Newborn Sleep & What To Expect

If you are pregnant, you have probably already had someone give you unsolicited comments about how little sleep you are going to get, “so you better get it in now!” We know, bless their heart. They don’t know what they are doing is unwelcome and unoriginal.

But that doesn’t mean you don’t need information! Your baby is a remarkable human and is designed to survive. Their sleeping and eating needs are proof of that. We’d love to lift the veil on newborn sleep to help you have realistic expectations of what is normal and what is possible for you in early weeks with your newborn.

Your Baby’s Design

Your baby is designed to sleep differently than you. So differently, in fact, that when compared to your routine schedule, it makes adapting feel like torture. The difference comes because of different sleep cycles.

An adult sleep cycle lasts between 90-120 minutes, and when charted, it looks like a lazy “W” with one or two periods where a person may wake up. Adults also have four stages of sleep they travel through in this cycle, ranging from awareness of being drowse to full REM.

Your baby cycles through sleep much more frequently and in less time, on average, about every 50 minutes. And until about 4-months of age only have two stages of sleep. Take a look at this helpful chart created by The Nested Bean:


Your newborn’s needs are tied to their survival. They need to eat often, be changed and kept comfortable, and have tending that ensures their body temperature is in a safe range. With more frequent sleep cycles, your baby travels into “light sleep” or awareness more often, so any of the needs that are not met will trigger them to wake up and cry out for care. It is genius!

Often your newborn is relatively easy to put back to sleep once their needs are met because they only have those two stages of sleep. It feels painful and is difficult for you the adult, because we still have to work through ALL FOUR STAGES to get back to sleep ourselves, and by that time, your baby is close to being back in the light sleep stage of the sleep cycle again.


Things that can help keep your baby from waking if all their needs are met, for example, they are getting enough nutrition, are a safe temperature, and do not have a soiled diaper:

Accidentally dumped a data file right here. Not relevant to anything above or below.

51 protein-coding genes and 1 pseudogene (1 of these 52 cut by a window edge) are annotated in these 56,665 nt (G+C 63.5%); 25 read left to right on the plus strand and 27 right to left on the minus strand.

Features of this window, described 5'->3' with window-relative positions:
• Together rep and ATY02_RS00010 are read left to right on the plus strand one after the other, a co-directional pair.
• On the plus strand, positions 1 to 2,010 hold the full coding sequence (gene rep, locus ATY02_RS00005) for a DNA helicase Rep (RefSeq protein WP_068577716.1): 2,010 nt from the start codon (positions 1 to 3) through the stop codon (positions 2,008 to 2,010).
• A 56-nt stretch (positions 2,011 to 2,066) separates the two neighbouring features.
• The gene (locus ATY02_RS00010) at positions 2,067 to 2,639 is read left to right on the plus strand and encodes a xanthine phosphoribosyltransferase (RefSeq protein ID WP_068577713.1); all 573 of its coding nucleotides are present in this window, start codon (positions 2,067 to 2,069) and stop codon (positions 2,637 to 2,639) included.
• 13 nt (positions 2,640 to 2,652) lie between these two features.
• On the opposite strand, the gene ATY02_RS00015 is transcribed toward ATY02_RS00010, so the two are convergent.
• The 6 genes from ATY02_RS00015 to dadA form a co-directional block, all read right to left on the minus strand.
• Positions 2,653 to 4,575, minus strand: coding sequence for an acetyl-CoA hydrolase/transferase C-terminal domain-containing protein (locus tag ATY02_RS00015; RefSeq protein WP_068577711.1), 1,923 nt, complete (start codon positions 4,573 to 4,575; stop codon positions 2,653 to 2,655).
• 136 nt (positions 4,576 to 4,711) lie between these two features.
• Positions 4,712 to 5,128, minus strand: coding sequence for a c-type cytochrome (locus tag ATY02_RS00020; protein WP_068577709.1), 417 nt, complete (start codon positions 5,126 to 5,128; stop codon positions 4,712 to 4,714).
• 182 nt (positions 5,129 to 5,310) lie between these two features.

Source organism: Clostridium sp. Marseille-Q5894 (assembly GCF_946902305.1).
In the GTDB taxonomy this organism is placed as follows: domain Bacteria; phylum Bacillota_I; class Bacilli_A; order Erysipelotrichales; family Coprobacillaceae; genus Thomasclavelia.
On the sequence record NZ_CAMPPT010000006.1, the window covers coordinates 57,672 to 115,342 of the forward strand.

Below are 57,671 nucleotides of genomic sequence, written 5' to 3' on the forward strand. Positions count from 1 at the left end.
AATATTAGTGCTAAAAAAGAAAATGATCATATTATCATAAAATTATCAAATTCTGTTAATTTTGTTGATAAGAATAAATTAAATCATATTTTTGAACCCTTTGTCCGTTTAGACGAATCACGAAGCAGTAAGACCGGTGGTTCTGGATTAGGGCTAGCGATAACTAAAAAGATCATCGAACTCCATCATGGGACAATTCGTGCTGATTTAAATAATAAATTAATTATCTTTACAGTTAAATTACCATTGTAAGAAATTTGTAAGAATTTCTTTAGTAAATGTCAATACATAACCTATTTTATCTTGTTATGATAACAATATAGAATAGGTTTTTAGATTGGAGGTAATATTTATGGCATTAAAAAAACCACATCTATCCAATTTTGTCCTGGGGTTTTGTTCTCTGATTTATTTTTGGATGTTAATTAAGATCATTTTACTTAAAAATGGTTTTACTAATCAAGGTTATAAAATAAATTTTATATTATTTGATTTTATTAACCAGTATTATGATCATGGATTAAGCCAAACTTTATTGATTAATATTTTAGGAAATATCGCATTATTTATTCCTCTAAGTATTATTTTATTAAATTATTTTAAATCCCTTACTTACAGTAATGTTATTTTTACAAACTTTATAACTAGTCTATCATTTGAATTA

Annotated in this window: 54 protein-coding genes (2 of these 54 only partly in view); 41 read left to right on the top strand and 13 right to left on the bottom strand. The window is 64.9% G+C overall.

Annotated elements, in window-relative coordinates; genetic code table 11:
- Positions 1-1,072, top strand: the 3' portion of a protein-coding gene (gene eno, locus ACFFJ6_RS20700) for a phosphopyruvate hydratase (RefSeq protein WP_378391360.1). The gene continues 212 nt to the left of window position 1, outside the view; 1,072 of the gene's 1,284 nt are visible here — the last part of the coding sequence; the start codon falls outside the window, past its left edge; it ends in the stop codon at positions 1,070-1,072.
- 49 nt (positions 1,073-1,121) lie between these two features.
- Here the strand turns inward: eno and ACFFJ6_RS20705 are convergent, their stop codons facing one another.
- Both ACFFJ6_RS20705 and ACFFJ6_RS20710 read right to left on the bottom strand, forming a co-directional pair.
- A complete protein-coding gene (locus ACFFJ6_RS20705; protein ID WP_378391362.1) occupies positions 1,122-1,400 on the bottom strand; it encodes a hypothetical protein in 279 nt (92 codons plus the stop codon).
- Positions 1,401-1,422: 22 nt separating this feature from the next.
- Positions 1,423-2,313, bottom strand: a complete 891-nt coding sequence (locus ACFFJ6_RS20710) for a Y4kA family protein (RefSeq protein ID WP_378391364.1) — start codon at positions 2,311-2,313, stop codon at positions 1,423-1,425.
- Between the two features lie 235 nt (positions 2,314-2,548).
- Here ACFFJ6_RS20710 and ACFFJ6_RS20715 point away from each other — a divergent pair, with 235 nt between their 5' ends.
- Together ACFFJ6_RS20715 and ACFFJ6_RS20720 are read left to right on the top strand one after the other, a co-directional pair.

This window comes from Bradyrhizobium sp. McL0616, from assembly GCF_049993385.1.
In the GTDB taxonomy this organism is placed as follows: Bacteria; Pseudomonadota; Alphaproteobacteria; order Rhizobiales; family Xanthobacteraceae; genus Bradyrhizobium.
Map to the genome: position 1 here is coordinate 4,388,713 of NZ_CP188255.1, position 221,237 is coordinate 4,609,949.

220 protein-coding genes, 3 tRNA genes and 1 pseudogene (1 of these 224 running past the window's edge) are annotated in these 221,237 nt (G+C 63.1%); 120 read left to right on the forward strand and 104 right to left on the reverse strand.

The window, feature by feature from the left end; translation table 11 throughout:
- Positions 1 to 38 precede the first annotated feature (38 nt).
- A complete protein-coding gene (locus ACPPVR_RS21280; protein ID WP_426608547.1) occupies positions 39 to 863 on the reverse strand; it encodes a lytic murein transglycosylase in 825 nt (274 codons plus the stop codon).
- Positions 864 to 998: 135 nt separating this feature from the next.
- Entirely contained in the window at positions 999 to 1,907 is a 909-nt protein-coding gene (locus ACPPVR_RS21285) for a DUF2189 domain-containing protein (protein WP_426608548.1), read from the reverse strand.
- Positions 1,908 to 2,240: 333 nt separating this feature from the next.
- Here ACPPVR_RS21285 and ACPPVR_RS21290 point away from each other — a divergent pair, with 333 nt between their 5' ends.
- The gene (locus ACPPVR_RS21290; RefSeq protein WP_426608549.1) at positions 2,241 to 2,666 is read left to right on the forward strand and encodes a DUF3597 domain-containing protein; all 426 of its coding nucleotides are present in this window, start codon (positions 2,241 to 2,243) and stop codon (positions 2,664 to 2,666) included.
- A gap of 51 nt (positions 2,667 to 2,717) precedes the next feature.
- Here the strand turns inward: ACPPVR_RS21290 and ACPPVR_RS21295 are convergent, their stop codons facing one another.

• Being swaddled or placing your hand on their chest can help soothe the feeling of separateness. Being alone is not a feeling that an awake baby finds reassuring.
  • Using a white noise machine
  • Having a fan to move air through the room
  • Sleeping in the same room to have the comfort of closeness



Things that can help parents during this challenging time:

  • Some two-parent households find taking care shifts to be helpful. For instance, wakeups from 8 pm to 1 am are handled by one parent, while the other sleeps in a separate space. And wakeups from 1 am to 6 am are the responsibility of the other parent. Feeding can happen still at the breast or with bottles, but diapers, burping, and soothing are exchanged.
  • Some parents find that pacifiers are helpful comfort for babies who are recently fed, and need help drifting back to deep sleep. Sucking is a natural soothing activity that can happen at the breast but can also be done with this tool, for those open to their use.
  • Some parents find that the “night” of sleep needs to be prolonged later in the day. Meaning, if a person gets typically 8 hours of sleep each night, the parent would stay in bed, going back to sleep until the combined bit of sleep eventually add up to their required 8 hours.
  • And of course, some parents can have the overnight help of postpartum doulas to help everyone in the family get the rest and care they need, while also giving peace of mind.